As his own investigation ends, it becomes clear Mueller plans to handle all indictments/prosecutions resulting from his investigation through these seven federal prosecutorial entities.

So now we know Mueller has equipped seven different federal prosecutorial bodies to carry out investigations and indictments, and “most” of those investigations focused specifically on Donald Trump, his family, and his people.

In other words, the people on Team Trump who are celebrating right now are merely suffering from a lack of understanding about how prosecutions work.

He may last until 2020, but rest assured, Trump and his criminal family are toast.

Mueller is a RICO expert. He took down the mob and others infinitely smarter than Trump and his idiot sons. He has a 100% conviction rate. This is just the beginning.

Written by Leisureguy

29 March 2019 at 11:21 am

Saudi Arabia a nuclear power? Trump administration authorized nuclear energy companies to share technological information with Saudi Arabia

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Steven Mufson reports for the Washington Post:

The Trump administration has kept secret seven authorizations it has issued since November 2017 allowing U.S. nuclear energy companies to share sensitive technological information with Saudi Arabia, even though the kingdom has not yet agreed to anti-proliferation terms required to construct a pair of U.S.-designed civilian nuclear power plants.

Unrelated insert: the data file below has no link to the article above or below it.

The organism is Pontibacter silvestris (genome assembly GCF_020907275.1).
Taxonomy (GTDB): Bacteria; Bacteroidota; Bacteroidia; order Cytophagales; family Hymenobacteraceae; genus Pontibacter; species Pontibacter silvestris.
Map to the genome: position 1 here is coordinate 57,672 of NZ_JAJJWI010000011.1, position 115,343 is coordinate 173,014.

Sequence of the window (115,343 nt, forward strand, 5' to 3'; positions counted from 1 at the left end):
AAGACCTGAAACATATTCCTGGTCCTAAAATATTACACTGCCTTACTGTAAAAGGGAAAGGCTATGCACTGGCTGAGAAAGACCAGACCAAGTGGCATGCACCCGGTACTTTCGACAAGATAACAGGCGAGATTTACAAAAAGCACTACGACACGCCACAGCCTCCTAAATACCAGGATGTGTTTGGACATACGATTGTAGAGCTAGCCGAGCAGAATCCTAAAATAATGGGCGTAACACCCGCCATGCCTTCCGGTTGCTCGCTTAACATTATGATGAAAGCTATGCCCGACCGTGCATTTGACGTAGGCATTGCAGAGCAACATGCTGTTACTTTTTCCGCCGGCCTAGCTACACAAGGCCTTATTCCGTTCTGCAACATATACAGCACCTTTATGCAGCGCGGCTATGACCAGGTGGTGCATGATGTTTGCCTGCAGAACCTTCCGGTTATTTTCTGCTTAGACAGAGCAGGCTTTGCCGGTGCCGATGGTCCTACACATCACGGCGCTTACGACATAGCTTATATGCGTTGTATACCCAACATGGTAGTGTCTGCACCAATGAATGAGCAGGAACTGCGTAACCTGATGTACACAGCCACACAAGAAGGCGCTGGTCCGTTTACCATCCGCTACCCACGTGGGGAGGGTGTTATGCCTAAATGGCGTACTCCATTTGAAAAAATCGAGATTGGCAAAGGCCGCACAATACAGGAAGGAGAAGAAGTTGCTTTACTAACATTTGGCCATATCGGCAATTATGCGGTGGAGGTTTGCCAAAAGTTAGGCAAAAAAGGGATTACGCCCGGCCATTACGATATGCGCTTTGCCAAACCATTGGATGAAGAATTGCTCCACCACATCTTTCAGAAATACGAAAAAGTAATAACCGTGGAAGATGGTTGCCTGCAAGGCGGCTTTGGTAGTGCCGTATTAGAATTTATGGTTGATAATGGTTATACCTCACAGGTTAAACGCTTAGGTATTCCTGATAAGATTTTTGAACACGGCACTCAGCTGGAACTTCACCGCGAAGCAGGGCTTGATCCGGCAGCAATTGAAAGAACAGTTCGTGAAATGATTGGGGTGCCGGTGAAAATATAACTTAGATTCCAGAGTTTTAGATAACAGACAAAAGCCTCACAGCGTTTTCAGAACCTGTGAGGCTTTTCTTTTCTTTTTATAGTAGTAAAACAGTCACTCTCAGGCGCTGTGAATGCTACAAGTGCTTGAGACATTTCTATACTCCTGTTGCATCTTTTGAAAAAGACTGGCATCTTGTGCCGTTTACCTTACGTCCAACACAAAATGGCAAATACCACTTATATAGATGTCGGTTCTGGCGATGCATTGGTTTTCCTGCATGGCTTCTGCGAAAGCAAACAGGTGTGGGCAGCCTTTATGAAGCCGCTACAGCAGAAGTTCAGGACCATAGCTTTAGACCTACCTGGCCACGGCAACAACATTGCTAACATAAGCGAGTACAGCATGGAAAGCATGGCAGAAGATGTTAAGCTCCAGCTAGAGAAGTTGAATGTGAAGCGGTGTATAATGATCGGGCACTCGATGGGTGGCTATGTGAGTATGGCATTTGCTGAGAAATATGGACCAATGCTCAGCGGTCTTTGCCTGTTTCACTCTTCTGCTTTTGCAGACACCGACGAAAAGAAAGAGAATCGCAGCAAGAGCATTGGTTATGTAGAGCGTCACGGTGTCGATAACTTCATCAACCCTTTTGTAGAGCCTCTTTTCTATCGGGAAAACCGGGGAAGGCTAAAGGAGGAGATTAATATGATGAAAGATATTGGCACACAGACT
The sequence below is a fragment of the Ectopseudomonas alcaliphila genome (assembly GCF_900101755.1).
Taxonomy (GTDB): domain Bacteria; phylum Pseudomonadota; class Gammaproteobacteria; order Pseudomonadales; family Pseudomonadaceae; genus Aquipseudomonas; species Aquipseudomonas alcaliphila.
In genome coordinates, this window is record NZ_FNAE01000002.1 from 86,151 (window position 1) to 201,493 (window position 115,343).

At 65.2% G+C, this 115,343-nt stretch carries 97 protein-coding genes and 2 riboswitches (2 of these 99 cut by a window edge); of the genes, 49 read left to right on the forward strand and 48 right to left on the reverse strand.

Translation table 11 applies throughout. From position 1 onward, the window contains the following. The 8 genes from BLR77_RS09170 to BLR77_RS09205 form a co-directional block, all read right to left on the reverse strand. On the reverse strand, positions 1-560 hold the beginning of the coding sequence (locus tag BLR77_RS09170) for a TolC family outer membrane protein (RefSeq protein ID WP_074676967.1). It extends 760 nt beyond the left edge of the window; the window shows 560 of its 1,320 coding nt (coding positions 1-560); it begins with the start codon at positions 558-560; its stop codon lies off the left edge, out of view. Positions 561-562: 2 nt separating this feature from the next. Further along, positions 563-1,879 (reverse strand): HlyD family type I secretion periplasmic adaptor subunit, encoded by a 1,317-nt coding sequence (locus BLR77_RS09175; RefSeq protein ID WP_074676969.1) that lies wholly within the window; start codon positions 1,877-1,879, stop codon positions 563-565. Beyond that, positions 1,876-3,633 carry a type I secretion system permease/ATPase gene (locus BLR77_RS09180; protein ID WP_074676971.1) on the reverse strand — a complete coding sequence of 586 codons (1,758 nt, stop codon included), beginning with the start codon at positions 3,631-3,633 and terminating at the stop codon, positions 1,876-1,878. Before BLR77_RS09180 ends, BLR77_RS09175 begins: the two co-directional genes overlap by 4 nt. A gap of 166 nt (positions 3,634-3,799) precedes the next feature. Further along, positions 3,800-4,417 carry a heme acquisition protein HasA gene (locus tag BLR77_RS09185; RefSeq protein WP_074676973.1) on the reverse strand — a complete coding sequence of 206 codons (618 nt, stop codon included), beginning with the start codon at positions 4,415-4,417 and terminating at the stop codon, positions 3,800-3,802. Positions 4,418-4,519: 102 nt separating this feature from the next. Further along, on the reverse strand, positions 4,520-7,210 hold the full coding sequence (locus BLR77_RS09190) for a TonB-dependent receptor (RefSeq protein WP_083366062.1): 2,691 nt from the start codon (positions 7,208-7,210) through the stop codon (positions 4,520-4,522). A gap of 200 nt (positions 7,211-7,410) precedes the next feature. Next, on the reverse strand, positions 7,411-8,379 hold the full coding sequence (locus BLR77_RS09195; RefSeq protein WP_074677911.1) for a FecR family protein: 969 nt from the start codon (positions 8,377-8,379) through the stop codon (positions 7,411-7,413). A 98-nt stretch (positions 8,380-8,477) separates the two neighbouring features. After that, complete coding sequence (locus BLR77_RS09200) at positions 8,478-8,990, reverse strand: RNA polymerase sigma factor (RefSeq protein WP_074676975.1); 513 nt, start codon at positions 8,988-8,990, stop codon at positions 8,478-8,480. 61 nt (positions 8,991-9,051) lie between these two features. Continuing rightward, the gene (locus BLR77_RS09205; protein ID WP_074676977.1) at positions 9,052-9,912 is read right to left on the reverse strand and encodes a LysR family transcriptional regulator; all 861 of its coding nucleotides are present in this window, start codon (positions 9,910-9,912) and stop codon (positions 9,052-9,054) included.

The Energy Department and State Department have not only kept the authorizations from the public but also refused to share information about them with congressional committees that have jurisdiction over nuclear proliferation and safety.

The authorizations, issued to at least six companies, cover “Part 810” information, named for a regulatory clause that allows U.S. companies to divulge some design information to compete for contracts with foreign buyers. The regulations for Part 810 technology-sharing provide a list of “generally authorized destinations.” Saudi Arabia is not on the list.

Saudi Arabia has said it wants to build two nuclear power plants, and companies from Russia, China, South Korea, France and the United States have expressed interest in obtaining the contracts.

If a U.S. consortium is to build a reactor in Saudi Arabia, the kingdom would have to commit to what is known as a “123 agreement.” Without that, Congress could vote to block. The kingdom so far has refused to give up its right to enrich uranium or reprocess spent fuel, both of which can be used to build nuclear weapons.

In a “60 Minutes” interview last year, Saudi Crown Prince Mohammed bin Salman said that “Saudi Arabia does not want to acquire any nuclear bomb, but without a doubt if Iran developed a nuclear bomb, we will follow suit as soon as possible.”

In a December email obtained by The Washington Post, an Energy Department official conceded that “general practice is to place signed authorizations in the Department’s [Freedom of Information Act] Public Reading Room.” However, in justifying the handling of Part 810 information, the Energy Department has cited the companies’ requests to protect proprietary information.

The Daily Beast first wrote about the 810 authorizations.